3,200 protesters storm courthouse for marijuana reform in Fort Worth
Over 3,200 protesters marched on the courthouse in downtown Fort Worth on Saturday, took it over, and staged a massive protest which included openly smoking large amounts of marijuana as dozens of officers stood and looked on.
This marked the third Global Marijuana March to take place in Fort Worth, growing initially from about 500 people in 2013, to over 2,000 participants in 2014.
Organized by the Dallas/Fort Worth chapter of the National Organization for the Reform of Marijuana Laws, a non-profit group dedicated to reforming marijuana laws in Texas, the event included a diverse lineup of speakers and bands at Hyde Park before Texans from all over the state marched through the streets with a police escort.
The message from each speaker was consistent, “contact your legislators.”
Each speaker hammered the point home that Texas is ready for a change, but that it involved more than just holding a rally; to make more progress, people need to begin calling their representatives while being respectful, being positive messengers for the community while tossing the negative stoner stereotype, and getting out to vote.
Success came despite many obstacles, including a $5,000 price tag for putting on the event, which is significantly more than years past due to a large growth in the number of participants. This prevented the group from putting up billboards and other forms of advertisement.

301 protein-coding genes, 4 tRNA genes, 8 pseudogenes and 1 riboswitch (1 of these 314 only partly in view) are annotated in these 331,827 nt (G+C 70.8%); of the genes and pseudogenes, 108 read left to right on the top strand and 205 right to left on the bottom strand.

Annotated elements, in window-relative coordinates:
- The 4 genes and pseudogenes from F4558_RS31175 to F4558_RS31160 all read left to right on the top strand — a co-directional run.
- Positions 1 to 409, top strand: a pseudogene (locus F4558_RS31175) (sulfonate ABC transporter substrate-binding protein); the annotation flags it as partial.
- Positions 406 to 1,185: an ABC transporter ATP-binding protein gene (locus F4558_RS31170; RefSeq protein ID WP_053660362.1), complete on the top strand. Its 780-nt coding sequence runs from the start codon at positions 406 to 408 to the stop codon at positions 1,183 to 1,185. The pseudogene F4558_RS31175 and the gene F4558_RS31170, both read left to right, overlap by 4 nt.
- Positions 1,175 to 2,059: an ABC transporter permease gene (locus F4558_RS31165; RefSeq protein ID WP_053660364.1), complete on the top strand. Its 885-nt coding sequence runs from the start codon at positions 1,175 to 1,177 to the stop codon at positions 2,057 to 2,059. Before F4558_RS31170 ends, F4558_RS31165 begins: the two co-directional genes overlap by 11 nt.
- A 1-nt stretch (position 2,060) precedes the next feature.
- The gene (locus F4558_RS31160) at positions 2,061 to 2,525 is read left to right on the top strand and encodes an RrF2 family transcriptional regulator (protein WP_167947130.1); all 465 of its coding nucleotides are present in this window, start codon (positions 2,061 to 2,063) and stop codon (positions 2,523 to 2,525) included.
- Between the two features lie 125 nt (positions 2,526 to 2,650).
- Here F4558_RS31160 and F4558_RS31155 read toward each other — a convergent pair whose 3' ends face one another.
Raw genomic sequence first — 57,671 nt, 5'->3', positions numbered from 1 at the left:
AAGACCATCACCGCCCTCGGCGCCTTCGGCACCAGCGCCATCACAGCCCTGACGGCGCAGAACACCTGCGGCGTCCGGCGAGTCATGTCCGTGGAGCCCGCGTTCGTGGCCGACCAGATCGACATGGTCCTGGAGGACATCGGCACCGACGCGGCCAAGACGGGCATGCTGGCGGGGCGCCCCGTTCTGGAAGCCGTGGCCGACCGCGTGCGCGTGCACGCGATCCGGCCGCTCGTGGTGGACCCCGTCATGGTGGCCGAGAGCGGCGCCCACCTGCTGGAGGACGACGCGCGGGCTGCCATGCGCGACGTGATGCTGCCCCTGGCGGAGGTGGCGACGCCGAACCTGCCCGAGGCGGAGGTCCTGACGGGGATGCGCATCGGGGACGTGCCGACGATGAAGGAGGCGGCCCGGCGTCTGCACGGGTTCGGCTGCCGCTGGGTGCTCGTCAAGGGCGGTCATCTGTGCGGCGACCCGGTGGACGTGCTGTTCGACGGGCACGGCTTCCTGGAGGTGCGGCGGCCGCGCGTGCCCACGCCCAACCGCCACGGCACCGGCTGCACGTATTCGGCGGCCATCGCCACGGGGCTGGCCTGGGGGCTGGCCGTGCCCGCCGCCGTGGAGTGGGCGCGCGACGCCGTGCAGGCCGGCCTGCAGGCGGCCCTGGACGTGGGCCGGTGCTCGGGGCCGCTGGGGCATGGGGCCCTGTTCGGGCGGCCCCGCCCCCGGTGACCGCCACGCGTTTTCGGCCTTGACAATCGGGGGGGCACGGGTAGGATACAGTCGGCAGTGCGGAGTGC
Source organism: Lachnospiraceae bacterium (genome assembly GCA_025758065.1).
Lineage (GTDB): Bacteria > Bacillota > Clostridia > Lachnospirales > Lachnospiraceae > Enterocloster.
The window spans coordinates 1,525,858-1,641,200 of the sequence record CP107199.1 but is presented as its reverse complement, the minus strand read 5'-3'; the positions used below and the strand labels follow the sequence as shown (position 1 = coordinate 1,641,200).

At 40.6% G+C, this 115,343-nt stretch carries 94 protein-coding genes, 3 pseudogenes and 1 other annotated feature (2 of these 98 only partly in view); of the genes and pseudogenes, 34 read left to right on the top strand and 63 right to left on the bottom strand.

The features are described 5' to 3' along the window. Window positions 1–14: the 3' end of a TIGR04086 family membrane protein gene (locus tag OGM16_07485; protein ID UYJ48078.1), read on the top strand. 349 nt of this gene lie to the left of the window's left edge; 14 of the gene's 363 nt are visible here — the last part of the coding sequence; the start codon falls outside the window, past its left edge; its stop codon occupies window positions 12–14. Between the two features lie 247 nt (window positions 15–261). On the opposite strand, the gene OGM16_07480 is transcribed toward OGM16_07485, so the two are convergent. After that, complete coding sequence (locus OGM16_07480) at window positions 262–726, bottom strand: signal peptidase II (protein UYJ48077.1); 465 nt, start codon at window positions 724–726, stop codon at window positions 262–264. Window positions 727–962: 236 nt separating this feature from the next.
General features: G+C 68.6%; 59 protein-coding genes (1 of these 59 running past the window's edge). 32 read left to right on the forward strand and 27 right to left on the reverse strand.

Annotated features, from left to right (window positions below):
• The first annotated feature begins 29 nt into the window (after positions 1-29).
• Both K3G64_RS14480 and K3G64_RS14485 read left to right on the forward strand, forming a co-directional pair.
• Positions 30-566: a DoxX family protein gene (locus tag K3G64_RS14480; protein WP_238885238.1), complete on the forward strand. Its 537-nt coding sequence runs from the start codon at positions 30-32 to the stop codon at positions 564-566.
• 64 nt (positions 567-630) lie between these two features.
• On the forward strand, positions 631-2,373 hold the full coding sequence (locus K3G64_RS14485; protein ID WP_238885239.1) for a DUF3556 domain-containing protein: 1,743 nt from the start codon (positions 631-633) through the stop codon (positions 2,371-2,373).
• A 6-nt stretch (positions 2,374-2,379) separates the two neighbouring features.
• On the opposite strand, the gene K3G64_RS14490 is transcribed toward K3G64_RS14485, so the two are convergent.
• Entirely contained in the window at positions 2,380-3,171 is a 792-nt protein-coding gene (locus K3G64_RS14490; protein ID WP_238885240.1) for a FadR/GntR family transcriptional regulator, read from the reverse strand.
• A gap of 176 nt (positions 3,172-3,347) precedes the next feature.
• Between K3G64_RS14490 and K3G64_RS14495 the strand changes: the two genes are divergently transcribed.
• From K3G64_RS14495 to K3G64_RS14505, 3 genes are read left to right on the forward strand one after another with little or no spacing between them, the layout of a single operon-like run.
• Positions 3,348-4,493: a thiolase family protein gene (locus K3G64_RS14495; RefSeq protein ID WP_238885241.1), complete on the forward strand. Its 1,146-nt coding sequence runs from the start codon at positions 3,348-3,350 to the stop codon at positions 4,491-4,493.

Organizers measured success in other ways as well.
Speakers from several other organizations came together to promote a common cause, stories of medical perseverance were told, bonds were made, and as usual, no one was arrested or ticketed during the event.
Right as the march to the courthouse was getting ready to begin, the numbers swelled as people began pouring into the area to participate.
Led by Blaze the Tahoe, one of DFW NORML’s marijuana themed vehicles, marchers filled the streets as people looked on in curiosity from the sidewalks. Most people were either supportive or neutral, however one man shouted as marchers went by, telling them they needed to go back to their couches.
At the courthouse, a number of speakers got the crowd worked up, telling personal stories and encouraging people to be active in the political process.
One of those speakers, Barbara Humphries, who has been fighting a very aggressive form of breast cancer, at one point read aloud the phone number of Rep. Abel Herrero, who recently manipulated procedure in the Criminal Jurisprudence Committee in voting down a marijuana penalty reduction bill. The 3-2 vote against came during a time when two other legislators were not available to cast their votes.
She urged everyone to save the phone number and call Rep. Herrero’s office to demand that the bill be voted out of committee.
After an hour of speeches and openly smoking cannabis on the courthouse steps, the group marched back to Hyde Park, capping a record setting day for marijuana activism in Texas.
Participants called the experience “surreal” and “empowering.”
By: Stephen Carter
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